Derivatively, the word Ambrosia (neuter plural) was given to certain festivals in honour of Dionysus, probably because of the predominance of feasting in connection with them.
The name Ambrosia was also applied by Dioscorides and Pliny to certain herbs, and has been retained in modern botany for a genus of plants from which it has been extended to the group of dicotyledons called Ambrosiaceae, including Ambrosia, Xanthium and Iva, all annual herbaceous plants represented in America. Ambrosia artemisiofolia is the common American ragweed that brings so much misery to allergy sufferers with its anemophilous pollen. Ambrosia maritima and some other species occur also in the Mediterranean region.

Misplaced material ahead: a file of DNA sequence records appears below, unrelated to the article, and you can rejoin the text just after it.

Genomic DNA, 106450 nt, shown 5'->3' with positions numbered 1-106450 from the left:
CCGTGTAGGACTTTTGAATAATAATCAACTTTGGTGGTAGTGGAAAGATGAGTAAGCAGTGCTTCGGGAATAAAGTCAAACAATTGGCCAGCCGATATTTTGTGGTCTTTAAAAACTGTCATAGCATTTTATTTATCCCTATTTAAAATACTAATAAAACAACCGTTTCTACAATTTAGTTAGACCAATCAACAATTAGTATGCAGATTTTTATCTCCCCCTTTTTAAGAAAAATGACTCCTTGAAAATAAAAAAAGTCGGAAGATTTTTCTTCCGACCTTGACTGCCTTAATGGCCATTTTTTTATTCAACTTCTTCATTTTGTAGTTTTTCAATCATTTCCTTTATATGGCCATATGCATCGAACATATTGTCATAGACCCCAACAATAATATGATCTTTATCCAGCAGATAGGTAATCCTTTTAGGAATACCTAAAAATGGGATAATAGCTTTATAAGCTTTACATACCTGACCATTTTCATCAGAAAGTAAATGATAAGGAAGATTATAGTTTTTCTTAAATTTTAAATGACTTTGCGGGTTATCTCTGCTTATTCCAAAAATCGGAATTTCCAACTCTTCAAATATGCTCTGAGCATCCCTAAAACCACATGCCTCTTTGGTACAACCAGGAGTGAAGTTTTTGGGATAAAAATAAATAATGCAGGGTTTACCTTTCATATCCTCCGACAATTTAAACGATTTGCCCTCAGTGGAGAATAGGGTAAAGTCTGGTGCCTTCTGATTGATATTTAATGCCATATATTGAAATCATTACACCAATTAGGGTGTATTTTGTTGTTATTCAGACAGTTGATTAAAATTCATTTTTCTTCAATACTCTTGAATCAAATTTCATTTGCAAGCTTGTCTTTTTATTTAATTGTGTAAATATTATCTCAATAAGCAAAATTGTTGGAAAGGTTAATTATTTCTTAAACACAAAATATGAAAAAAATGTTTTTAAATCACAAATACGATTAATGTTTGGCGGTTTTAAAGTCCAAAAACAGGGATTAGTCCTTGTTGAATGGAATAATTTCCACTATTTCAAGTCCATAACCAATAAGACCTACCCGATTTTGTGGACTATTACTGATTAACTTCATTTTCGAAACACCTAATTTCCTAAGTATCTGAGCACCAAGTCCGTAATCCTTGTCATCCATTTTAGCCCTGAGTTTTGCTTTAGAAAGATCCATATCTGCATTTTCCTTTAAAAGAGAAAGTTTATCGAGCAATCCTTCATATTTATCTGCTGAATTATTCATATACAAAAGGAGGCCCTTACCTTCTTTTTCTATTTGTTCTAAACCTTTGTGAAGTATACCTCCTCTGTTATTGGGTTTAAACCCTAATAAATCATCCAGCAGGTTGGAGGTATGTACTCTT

There is also an American beetle, the Ambrosia Beetle, belonging to the family of Scolytidae, which derives its name from its curious cultivation of a succulent fungus, called ambrosia. Ambrosia beetles bore deep though minute galleries into trees and timber, and the wood-dust provides a bed for the growth of the fungus, on which the insects and larvae feed.